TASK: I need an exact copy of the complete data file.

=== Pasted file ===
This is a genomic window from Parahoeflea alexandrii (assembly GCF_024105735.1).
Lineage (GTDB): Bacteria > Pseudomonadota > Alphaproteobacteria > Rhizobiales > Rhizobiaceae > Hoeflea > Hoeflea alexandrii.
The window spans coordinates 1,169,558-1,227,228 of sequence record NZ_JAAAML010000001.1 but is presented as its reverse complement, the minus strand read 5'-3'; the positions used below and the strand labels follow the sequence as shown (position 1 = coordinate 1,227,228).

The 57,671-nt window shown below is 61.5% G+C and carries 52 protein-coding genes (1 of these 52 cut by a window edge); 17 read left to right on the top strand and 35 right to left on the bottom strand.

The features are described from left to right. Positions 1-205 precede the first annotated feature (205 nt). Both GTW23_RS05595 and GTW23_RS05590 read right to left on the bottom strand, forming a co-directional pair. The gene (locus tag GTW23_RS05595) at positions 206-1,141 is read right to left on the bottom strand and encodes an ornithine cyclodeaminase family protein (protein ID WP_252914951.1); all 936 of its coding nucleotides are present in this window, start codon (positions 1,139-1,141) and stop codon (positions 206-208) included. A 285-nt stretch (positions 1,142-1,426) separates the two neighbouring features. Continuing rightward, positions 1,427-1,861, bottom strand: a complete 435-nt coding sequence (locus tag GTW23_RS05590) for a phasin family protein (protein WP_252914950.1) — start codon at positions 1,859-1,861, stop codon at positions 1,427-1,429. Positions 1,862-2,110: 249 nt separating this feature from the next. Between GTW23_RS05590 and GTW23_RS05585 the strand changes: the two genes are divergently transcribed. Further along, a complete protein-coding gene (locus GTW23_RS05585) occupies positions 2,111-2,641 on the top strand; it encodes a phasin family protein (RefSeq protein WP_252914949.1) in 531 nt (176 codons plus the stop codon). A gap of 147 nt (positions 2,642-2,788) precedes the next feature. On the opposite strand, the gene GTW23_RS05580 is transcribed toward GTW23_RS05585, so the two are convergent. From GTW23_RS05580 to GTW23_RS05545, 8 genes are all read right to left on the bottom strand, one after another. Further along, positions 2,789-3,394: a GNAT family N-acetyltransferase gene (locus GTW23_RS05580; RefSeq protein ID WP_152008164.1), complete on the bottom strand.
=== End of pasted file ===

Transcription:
This is a genomic window from Parahoeflea alexandrii (assembly GCF_024105735.1).
Lineage (GTDB): Bacteria > Pseudomonadota > Alphaproteobacteria > Rhizobiales > Rhizobiaceae > Hoeflea > Hoeflea alexandrii.
The window spans coordinates 1,169,558-1,227,228 of sequence record NZ_JAAAML010000001.1 but is presented as its reverse complement, the minus strand read 5'-3'; the positions used below and the strand labels follow the sequence as shown (position 1 = coordinate 1,227,228).

The 57,671-nt window shown below is 61.5% G+C and carries 52 protein-coding genes (1 of these 52 cut by a window edge); 17 read left to right on the top strand and 35 right to left on the bottom strand.

The features are described from left to right. Positions 1-205 precede the first annotated feature (205 nt). Both GTW23_RS05595 and GTW23_RS05590 read right to left on the bottom strand, forming a co-directional pair. The gene (locus tag GTW23_RS05595) at positions 206-1,141 is read right to left on the bottom strand and encodes an ornithine cyclodeaminase family protein (protein ID WP_252914951.1); all 936 of its coding nucleotides are present in this window, start codon (positions 1,139-1,141) and stop codon (positions 206-208) included. A 285-nt stretch (positions 1,142-1,426) separates the two neighbouring features. Continuing rightward, positions 1,427-1,861, bottom strand: a complete 435-nt coding sequence (locus tag GTW23_RS05590) for a phasin family protein (protein WP_252914950.1) — start codon at positions 1,859-1,861, stop codon at positions 1,427-1,429. Positions 1,862-2,110: 249 nt separating this feature from the next. Between GTW23_RS05590 and GTW23_RS05585 the strand changes: the two genes are divergently transcribed. Further along, a complete protein-coding gene (locus GTW23_RS05585) occupies positions 2,111-2,641 on the top strand; it encodes a phasin family protein (RefSeq protein WP_252914949.1) in 531 nt (176 codons plus the stop codon). A gap of 147 nt (positions 2,642-2,788) precedes the next feature. On the opposite strand, the gene GTW23_RS05580 is transcribed toward GTW23_RS05585, so the two are convergent. From GTW23_RS05580 to GTW23_RS05545, 8 genes are all read right to left on the bottom strand, one after another. Further along, positions 2,789-3,394: a GNAT family N-acetyltransferase gene (locus GTW23_RS05580; RefSeq protein ID WP_152008164.1), complete on the bottom strand.